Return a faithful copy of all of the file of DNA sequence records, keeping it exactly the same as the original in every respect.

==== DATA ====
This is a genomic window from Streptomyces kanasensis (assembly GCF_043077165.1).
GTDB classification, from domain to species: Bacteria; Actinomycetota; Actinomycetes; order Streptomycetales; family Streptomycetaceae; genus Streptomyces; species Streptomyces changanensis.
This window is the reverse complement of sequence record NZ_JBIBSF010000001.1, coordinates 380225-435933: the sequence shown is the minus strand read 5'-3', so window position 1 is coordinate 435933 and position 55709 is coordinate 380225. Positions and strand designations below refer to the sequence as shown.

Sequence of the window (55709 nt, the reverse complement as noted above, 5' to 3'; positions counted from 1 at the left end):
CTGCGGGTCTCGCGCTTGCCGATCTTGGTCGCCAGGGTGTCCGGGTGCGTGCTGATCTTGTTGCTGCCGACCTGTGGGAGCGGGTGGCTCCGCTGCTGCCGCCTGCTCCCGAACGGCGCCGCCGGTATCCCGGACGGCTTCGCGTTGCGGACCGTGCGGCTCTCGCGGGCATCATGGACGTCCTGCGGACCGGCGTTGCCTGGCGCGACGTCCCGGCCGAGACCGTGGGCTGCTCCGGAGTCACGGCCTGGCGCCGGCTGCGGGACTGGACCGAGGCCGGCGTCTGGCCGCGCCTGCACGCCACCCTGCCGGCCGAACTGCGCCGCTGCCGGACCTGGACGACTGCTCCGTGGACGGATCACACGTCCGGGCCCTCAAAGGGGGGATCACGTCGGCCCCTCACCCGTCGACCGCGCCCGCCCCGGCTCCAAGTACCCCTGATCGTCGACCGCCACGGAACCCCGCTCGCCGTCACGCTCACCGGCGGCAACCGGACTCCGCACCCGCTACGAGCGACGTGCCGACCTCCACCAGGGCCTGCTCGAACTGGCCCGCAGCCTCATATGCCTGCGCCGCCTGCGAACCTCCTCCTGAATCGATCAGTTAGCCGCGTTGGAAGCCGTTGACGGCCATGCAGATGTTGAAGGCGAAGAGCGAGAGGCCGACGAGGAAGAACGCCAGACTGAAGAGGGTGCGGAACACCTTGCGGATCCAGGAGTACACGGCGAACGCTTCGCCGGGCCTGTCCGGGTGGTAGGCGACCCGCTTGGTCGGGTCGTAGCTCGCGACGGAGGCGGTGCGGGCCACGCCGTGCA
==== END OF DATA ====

This is a genomic window from Streptomyces kanasensis (assembly GCF_043077165.1).
GTDB classification, from domain to species: Bacteria; Actinomycetota; Actinomycetes; order Streptomycetales; family Streptomycetaceae; genus Streptomyces; species Streptomyces changanensis.
This window is the reverse complement of sequence record NZ_JBIBSF010000001.1, coordinates 380225-435933: the sequence shown is the minus strand read 5'-3', so window position 1 is coordinate 435933 and position 55709 is coordinate 380225. Positions and strand designations below refer to the sequence as shown.

Sequence of the window (55709 nt, the reverse complement as noted above, 5' to 3'; positions counted from 1 at the left end):
CTGCGGGTCTCGCGCTTGCCGATCTTGGTCGCCAGGGTGTCCGGGTGCGTGCTGATCTTGTTGCTGCCGACCTGTGGGAGCGGGTGGCTCCGCTGCTGCCGCCTGCTCCCGAACGGCGCCGCCGGTATCCCGGACGGCTTCGCGTTGCGGACCGTGCGGCTCTCGCGGGCATCATGGACGTCCTGCGGACCGGCGTTGCCTGGCGCGACGTCCCGGCCGAGACCGTGGGCTGCTCCGGAGTCACGGCCTGGCGCCGGCTGCGGGACTGGACCGAGGCCGGCGTCTGGCCGCGCCTGCACGCCACCCTGCCGGCCGAACTGCGCCGCTGCCGGACCTGGACGACTGCTCCGTGGACGGATCACACGTCCGGGCCCTCAAAGGGGGGATCACGTCGGCCCCTCACCCGTCGACCGCGCCCGCCCCGGCTCCAAGTACCCCTGATCGTCGACCGCCACGGAACCCCGCTCGCCGTCACGCTCACCGGCGGCAACCGGACTCCGCACCCGCTACGAGCGACGTGCCGACCTCCACCAGGGCCTGCTCGAACTGGCCCGCAGCCTCATATGCCTGCGCCGCCTGCGAACCTCCTCCTGAATCGATCAGTTAGCCGCGTTGGAAGCCGTTGACGGCCATGCAGATGTTGAAGGCGAAGAGCGAGAGGCCGACGAGGAAGAACGCCAGACTGAAGAGGGTGCGGAACACCTTGCGGATCCAGGAGTACACGGCGAACGCTTCGCCGGGCCTGTCCGGGTGGTAGGCGACCCGCTTGGTCGGGTCGTAGCTCGCGACGGAGGCGGTGCGGGCCACGCCGTGCA